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Cortical Matters: Youth Sports Concussions

“We must educate young athletes, coaches and parents to recognize the warning signs of brain injures and ultimately to find ways to prevent them. I want to educate young athletes to learn to play hard- but play smart.  We all must realize that there is nothing more important than the safety of your brain as brain injury can change your life forever” – Randall Mc Daniel (Former Minnesota Viking/2009 Pro Football Hall of Famer/2010 Honorary Ambassador of the Minnesota Brain Injury Association Walk for Thought 2010).

Sports related concussions occur in over 50,000 high school athletes each year, accounting for 20% of all brain injuries. This figure does not take into account the injures that occur on collegiate fields, courts, and slopes each year nor those that occur in grade school sporting activities .  Even “mild” injuries can affect  an individual’s ability to problem solve, concentrate, and regulate mood and behavior.  The brain is made of soft tissue and is cushioned by spinal fluid. It is encased in the hard, protective skull. When a person gets a head injury, the brain can slosh around inside the skull and even bang against it. This can lead to bruising of the brain, tearing of blood vessels, and injury to the nerves. When this happens, a person can get a concussion — a temporary loss of normal brain function.  Even “mild” injuries can have devastating repercussions on cognitive function.  Physical symptoms like dizziness and headache often improve before the cognitive symptoms. The effects of multiple concussions are cumulative making it particularly dangerous to return to the sport before full healing has taken place.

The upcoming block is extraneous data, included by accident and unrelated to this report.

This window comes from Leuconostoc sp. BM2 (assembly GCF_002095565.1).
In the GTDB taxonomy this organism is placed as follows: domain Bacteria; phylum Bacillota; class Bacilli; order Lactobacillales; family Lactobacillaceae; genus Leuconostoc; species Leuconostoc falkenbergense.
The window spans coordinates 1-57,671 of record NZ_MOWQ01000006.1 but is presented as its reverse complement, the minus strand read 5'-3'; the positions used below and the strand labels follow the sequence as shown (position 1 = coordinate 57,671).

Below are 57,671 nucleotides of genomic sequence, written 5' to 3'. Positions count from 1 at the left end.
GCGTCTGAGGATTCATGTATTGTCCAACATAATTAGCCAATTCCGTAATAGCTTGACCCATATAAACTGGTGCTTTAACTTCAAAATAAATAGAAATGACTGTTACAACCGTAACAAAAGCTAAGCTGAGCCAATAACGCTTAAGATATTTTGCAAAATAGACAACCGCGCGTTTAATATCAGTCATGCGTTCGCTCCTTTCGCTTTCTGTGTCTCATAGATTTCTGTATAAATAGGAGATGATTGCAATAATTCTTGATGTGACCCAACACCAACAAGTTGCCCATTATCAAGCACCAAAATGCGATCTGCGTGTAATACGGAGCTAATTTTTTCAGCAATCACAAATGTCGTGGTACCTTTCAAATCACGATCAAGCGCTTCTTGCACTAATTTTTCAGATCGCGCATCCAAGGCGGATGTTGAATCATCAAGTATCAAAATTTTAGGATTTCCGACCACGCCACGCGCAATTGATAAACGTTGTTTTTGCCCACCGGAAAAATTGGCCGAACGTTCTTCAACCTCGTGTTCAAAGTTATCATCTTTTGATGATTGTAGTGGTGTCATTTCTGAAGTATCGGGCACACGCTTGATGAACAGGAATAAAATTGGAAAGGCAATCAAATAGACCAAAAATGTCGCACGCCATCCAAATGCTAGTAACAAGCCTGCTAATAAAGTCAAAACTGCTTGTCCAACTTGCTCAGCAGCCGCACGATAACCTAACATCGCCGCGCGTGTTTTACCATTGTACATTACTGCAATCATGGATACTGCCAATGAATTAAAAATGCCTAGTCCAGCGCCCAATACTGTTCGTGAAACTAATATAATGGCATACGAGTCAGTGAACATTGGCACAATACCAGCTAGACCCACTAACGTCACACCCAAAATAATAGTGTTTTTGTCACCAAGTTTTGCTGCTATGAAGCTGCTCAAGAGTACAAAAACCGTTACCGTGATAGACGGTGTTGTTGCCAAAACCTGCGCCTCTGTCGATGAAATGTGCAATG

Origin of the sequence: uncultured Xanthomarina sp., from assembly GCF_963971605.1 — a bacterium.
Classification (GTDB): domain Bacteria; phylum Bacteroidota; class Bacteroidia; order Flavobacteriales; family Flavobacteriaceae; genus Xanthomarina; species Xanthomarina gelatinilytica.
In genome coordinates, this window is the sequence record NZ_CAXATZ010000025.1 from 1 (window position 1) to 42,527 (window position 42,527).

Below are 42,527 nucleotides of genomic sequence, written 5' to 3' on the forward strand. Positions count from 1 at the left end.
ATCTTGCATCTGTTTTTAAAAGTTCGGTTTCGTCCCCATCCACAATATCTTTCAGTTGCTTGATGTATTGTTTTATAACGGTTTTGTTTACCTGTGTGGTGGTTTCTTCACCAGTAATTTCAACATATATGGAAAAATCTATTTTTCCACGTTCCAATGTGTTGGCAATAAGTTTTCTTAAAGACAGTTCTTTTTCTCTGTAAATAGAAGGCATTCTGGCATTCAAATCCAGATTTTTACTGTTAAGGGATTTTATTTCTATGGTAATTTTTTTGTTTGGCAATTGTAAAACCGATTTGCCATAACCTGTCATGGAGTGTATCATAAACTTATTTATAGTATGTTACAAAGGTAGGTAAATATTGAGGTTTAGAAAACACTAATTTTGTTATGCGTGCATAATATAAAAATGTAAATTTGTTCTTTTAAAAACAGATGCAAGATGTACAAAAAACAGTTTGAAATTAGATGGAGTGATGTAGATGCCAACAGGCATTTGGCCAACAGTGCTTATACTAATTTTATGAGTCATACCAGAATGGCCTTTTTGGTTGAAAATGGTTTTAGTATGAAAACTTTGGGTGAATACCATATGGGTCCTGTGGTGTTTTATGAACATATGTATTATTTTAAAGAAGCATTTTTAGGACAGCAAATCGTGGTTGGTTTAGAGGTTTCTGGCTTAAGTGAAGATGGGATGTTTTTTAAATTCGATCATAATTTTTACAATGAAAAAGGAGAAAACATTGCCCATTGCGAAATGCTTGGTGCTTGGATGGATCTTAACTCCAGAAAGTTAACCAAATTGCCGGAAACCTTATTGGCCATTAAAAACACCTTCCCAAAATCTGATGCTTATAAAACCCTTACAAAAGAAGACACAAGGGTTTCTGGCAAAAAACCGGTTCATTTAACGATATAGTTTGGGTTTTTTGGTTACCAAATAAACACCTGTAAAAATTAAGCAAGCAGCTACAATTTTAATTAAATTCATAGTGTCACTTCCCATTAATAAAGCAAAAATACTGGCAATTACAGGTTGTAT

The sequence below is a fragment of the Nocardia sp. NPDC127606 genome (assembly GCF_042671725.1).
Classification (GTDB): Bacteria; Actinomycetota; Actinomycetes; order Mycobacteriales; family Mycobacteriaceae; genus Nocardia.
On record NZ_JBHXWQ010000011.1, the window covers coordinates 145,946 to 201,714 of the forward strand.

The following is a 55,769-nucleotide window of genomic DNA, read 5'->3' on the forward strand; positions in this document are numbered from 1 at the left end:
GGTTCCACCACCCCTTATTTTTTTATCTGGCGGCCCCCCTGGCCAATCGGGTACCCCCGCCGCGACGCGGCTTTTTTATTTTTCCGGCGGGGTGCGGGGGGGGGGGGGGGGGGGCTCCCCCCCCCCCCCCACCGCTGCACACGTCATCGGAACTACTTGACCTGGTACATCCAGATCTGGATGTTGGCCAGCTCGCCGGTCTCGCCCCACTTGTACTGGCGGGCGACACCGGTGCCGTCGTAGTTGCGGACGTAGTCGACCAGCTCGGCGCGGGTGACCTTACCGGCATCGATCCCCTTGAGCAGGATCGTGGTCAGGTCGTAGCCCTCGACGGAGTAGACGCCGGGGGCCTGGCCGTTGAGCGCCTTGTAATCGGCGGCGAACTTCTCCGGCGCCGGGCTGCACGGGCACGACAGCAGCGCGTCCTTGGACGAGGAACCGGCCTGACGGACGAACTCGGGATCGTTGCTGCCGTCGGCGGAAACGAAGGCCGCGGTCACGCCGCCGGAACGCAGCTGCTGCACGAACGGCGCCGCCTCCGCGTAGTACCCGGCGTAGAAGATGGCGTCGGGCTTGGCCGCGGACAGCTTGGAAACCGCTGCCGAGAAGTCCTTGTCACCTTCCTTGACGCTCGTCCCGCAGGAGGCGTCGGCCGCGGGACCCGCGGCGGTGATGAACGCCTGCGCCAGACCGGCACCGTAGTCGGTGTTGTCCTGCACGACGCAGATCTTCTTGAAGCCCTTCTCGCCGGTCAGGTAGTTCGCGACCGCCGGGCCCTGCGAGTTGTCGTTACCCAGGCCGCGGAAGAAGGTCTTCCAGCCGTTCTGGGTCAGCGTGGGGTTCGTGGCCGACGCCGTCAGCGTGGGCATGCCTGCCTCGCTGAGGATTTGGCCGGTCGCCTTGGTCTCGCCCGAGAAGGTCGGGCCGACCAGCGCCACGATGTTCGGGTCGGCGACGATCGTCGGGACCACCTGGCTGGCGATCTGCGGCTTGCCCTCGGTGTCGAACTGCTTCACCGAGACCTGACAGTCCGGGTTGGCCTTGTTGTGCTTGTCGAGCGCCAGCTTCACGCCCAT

I love sports.  I grew up going to football games at University of Michigan. I got excited when Michigan beat Notre Dame last weekend.  However I worried about the ND quarterback who was “having troubles seeing.”  Team officials denied that he had a concussion but I  wondered  why they put him back out there with those symptoms.   It is very exciting to watch a game unfold on a beautiful fall day.  This year, my son who is a senior in high school, decided to play football. There are many benefits from playing on sports teams too numerous to list here.  However,I cringe and I worry about his safety and that of his teammates.  I wonder if this is against my values and my life’s work:  maximizing human potential by challenging and caring for the brain.  I think many of us feel the same way.  We love sports.  We want our teams to win and our young people to excel in these competitions.  Yet, in the back of our minds, we are concerned about the risks.

When my daughter sustained a mild concussion while taking a charge in an AAU National Basketball Tournament in 2004, I really wanted her to get back out there.  There were college scouts present and she had been playing so well. It wasn’t easy to reconcile with the fact that we had traveled all the way to North Carolina and she was going to spend the tournament on the bench.  There was much more at stake though than a basketball tournament.  Another concussion could have had far-reaching implications. The yearning to compete tempered by the real consequences when an individual sustains a brain injury during competition makes this  year’s Walk for Thought  particularly pertinent for parents and youth alike.   The magnetic pull to compete, win, or participate in a sports contest can override our better judgment in the face of a brain injury unless we build an awareness of what’s at stake.  Let them play but let them play smart.

Raising awareness about youth sports concussions is the theme of this year’s Walk for Thought. In the words of Randall Mc Daniel, “We need to change the old-school attitudes about brain injuries in sports.”  Please consider donating to our team “Big on Brains” as we “do the brain walk” on Saturday, September 25th.  Thank you!

**PHOTO:  2009 Big on Brains team (Theme: Brain injuries in U.S. Veterans)  Here we are modeling our “brain tattoos.”


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